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 Table of Contents    
Year : 2020  |  Volume : 86  |  Issue : 2  |  Page : 181-184

Disseminated cutaneous Mycobacterium haemophilum infection in an immunocompromised Chinese patient presenting with multifocal nodules

1 Department of Dermatovenereology, West China Hospital, Sichuan University, Chengdu, Sichuan, China
2 Center for Pathogen Research, West China Hospital, Sichuan University, Chengdu, Sichuan, China

Date of Web Publication30-Dec-2019

Correspondence Address:
Dr. Lin Wang
Department of Dermatovenereology, West China Hospital, Sichuan University, 37# Guoxue Alley, Wuhou District, Chengdu, Sichuan 610041
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Source of Support: None, Conflict of Interest: None

DOI: 10.4103/ijdvl.IJDVL_736_17

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How to cite this article:
Li Z, Wang X, Ran Y, Wang L. Disseminated cutaneous Mycobacterium haemophilum infection in an immunocompromised Chinese patient presenting with multifocal nodules. Indian J Dermatol Venereol Leprol 2020;86:181-4

How to cite this URL:
Li Z, Wang X, Ran Y, Wang L. Disseminated cutaneous Mycobacterium haemophilum infection in an immunocompromised Chinese patient presenting with multifocal nodules. Indian J Dermatol Venereol Leprol [serial online] 2020 [cited 2020 Aug 15];86:181-4. Available from:


Mycobacterium haemophilum, a strongly acid-fast bacillus (AFB) belonging to the group of slow growing nontuberculous mycobacteria, was first isolated in 1978 and is known to cause skin infections most frequently in immunocompromised patients.[1] Cutaneous manifestations, including erythematous nodules, papules, plaques, ulcers and abscesses, are the most common presentations usually localized to the extremities.[2] To date, disseminated cutaneous M. haemophilum infection presenting with multiple nodules covering the entire body has rarely been reported. 3 Line arrangement of bacteria observed with acid-fast staining described in this report was seen even rarer, with only a few cases reported.[1]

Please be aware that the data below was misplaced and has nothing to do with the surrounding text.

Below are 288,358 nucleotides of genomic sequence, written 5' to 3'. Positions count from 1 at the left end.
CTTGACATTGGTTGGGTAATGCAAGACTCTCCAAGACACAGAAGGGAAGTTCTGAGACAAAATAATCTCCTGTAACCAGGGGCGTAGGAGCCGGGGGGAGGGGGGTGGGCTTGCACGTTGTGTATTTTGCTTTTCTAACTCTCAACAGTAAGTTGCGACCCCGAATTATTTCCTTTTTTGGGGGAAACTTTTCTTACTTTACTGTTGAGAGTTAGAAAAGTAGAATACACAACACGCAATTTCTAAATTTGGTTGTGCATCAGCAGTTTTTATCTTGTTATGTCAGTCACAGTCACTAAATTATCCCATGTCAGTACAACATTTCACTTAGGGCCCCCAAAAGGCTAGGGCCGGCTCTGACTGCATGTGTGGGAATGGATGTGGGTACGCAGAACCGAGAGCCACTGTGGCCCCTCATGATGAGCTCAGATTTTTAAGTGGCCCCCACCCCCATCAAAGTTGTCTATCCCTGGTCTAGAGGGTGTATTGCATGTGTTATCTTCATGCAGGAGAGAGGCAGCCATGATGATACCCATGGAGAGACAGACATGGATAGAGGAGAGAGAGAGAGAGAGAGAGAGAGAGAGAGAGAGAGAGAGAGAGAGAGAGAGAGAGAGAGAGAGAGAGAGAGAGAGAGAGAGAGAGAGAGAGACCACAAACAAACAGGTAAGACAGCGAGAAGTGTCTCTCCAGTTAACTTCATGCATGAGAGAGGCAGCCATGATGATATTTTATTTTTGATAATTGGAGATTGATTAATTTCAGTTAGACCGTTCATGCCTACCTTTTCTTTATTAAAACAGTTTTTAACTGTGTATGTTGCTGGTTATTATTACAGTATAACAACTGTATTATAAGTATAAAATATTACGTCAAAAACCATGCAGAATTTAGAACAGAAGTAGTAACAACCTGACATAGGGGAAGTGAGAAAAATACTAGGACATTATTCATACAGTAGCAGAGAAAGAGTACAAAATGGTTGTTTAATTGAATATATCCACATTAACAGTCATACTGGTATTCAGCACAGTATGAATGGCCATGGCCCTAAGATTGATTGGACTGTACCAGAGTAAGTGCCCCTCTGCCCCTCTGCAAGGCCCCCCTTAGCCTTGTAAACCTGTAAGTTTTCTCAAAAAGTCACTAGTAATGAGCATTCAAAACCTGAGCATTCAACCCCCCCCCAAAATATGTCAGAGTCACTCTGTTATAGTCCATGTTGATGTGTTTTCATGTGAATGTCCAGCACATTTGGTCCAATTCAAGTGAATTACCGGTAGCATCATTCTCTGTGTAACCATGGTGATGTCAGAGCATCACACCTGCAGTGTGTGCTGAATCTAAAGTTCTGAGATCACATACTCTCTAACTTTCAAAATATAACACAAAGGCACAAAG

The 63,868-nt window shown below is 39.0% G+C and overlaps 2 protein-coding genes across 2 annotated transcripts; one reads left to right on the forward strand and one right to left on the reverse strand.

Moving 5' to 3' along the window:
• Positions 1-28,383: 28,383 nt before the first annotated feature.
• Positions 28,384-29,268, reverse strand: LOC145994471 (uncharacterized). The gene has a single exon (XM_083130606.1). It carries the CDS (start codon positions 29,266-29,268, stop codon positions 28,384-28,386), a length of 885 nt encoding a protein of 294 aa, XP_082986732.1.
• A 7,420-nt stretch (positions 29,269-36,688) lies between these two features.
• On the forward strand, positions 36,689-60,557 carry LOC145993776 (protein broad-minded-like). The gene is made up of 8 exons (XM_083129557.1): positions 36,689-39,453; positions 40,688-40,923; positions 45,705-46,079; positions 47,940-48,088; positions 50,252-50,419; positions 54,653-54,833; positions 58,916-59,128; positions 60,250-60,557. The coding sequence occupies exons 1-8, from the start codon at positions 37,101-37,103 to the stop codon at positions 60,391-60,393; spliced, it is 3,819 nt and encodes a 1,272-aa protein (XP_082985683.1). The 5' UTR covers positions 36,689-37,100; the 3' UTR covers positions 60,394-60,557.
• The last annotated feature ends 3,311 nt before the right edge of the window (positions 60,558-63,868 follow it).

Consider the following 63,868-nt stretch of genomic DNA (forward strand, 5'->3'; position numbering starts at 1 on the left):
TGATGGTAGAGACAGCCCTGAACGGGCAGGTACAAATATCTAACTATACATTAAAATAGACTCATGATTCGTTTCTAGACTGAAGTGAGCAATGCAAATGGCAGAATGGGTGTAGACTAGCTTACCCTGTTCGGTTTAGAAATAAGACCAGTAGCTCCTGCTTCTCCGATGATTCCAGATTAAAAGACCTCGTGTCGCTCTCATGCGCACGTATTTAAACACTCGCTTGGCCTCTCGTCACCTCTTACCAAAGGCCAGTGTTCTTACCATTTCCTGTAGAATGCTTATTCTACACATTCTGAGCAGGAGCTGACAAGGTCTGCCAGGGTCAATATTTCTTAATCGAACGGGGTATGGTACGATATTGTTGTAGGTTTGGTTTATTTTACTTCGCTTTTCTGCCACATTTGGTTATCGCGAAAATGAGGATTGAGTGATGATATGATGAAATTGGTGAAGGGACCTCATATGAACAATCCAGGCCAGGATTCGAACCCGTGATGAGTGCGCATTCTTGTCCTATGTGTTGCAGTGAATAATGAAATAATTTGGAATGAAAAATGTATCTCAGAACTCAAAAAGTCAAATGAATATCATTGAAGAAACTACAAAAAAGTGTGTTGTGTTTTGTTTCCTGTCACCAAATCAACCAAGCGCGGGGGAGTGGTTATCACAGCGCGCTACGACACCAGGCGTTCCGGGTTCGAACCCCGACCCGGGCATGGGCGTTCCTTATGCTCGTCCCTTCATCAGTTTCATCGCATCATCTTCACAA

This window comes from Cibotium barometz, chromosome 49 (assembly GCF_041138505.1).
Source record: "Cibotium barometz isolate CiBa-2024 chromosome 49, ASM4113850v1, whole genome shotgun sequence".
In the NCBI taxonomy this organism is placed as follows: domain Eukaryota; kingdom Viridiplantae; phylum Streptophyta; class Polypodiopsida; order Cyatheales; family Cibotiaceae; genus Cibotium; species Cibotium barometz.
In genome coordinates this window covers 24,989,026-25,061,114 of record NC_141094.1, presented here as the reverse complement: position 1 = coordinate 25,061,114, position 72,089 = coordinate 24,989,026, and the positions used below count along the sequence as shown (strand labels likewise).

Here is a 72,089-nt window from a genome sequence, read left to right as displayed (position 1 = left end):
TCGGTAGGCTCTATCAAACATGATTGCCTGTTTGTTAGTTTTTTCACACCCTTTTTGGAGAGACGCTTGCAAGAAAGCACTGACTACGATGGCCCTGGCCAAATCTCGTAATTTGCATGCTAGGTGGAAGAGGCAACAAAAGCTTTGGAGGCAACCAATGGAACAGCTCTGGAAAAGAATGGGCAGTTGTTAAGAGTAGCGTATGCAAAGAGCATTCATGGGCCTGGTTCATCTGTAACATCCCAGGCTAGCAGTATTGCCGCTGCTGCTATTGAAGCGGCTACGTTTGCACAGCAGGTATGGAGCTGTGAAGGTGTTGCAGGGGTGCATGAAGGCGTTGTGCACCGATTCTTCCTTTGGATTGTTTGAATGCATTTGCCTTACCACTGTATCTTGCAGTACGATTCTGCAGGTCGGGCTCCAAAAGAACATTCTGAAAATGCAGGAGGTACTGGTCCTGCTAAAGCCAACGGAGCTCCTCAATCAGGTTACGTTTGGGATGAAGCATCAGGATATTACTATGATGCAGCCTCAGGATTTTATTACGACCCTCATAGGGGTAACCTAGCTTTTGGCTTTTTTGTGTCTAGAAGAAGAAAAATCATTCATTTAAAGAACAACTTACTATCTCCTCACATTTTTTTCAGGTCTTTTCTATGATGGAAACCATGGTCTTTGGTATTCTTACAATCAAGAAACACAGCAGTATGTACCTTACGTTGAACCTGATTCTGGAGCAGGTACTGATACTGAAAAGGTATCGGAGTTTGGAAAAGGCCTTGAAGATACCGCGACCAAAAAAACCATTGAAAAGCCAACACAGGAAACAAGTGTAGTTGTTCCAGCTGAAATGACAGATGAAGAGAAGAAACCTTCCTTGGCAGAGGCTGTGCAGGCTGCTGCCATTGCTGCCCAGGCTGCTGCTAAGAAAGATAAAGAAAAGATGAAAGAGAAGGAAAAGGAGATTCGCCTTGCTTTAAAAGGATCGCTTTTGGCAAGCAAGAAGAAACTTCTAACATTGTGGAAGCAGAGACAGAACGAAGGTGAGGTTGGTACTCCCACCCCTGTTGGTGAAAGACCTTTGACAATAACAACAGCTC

A 51-year-old woman, a Chinese peasant, presented to our outpatient clinic with an 8-month history of painful cutaneous nodules. Initially, she noticed reddish violet nodules on her heels, which gradually spread to the face over a period of 8 months. The patient denied the presence of fever, chills, cough or fatigue. She gave a history of cryptococcal meningitis in the previous year which was treated with amphotericin B, fluconazole, flucytosine, and methylprednisolone. The patient had taken dexamethasone 0.75–1.5 mg/day on her own for a duration of one year prior to the onset of cryptococcal meningitis. After the antifungal therapy, she continued using the same dose of dexamethasone for one more year. Physical examination revealed disseminated reddish violet nodules, plaques and macules varying in size from 0.5 cm to 2 cm seen all over her body [Figure 1]a and [Figure 1]b.
Figure 1: